The regulator’s priority for the sector is ensuring that current final-year students can complete their courses and qualify. Conway says Social Work England is currently doing a piece of work to analyse how these students are progressing towards qualification and should complete this shortly.
“The key thing is encouraging universities to support people to qualify and get through their courses but in the right way so that they do meet the standards,” says Conway.
“That was our underlying principle. We didn’t want to be very prescriptive about the way things were done; we very much encouraged institutions to look at their own environments and their own local realities around placements, and whether these could be completed or not, and being creative around ensuring their students can achieve their learning outcomes and qualify.”
He adds: “There are very strong examples of innovative work…but it’s very variable due to the nature of the sector.”
He says he cannot give an “absolutely definitive answer” on whether all final-year students will qualify, but he adds: “With the level of feedback we have I would say that a good, high proportion of those who were on track to qualify [will do so] and I would be very confident that the workforce we envisaged coming through will come through.”
Filling CPD gap
Aside from Covid-19, Social Work England is looking to encourage practitioners to sign on to their online accounts on which they must upload at least one piece of continuing professional development during the current registration cycle – 2 December 2019 to 30 November 2020 – or put their registration at risk.
As of the start of May, Conway says, 12,000 people had uploaded CPD to their accounts – roughly 12% of the registrant population. Despite the need for almost 90,000 social workers to do the same from May to November, Conway says this is the position the regulator expected to be in at this point. He is also satisfied that the uploading of CPD has not tailed off since March during the Covid-19 crisis.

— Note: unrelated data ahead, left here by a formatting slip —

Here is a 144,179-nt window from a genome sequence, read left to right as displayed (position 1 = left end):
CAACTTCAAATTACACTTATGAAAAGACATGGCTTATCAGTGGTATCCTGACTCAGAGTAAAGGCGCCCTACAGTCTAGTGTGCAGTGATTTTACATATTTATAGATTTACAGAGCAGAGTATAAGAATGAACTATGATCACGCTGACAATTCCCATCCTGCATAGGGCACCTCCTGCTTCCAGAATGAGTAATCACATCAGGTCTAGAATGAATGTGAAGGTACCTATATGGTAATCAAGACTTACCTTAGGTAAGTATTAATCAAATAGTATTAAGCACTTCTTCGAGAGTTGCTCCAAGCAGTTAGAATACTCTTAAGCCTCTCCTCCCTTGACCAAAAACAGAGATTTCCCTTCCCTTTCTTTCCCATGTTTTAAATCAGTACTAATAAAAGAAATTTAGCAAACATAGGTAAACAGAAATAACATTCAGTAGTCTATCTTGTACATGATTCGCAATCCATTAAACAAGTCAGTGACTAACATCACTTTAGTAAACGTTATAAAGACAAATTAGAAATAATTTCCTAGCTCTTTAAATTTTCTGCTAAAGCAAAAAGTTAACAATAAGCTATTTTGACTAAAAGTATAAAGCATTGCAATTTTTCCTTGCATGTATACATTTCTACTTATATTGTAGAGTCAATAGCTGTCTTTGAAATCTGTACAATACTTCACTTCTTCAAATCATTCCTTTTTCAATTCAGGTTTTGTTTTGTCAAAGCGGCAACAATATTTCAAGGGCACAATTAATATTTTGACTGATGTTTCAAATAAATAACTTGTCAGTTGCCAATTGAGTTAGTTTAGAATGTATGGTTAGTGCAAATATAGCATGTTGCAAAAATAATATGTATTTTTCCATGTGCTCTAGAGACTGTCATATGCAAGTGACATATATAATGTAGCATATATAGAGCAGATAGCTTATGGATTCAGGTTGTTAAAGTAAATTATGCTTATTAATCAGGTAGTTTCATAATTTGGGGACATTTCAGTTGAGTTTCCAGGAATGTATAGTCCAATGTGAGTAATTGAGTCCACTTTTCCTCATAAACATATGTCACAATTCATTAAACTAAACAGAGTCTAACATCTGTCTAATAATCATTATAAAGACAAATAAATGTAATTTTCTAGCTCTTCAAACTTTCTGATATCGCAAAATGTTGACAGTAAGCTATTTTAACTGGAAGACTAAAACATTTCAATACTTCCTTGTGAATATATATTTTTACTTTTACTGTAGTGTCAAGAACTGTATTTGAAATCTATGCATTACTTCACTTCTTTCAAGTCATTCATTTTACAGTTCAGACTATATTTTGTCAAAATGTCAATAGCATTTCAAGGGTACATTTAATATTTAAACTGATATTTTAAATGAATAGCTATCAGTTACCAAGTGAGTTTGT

But he says there will be a need for the rate of people uploading CPD – currently roughly 80 a day – to accelerate, with the annual registration period due to start at the beginning of September.
“As we get towards the renewal period, it’s really important that we get as close to 100% as possible…We will be continuing to work with the sector over the next six months on that,” Conway adds.
Registration fees frozen
While Social Work England had previously planned to consult on increasing fees for the 2020-21 registration year, Conway says they will stay as they are – £90 a year – with any consultation coming at the end of 2021 at the earliest.
This would be in the context of government decisions about its future funding of the organisation.
“The commitment from government to fund Social Work England is there but at some point we will have to look at fees,” says Conway. “The earliest that would happen would be the end of 2021 but that would be the start of the conversation.”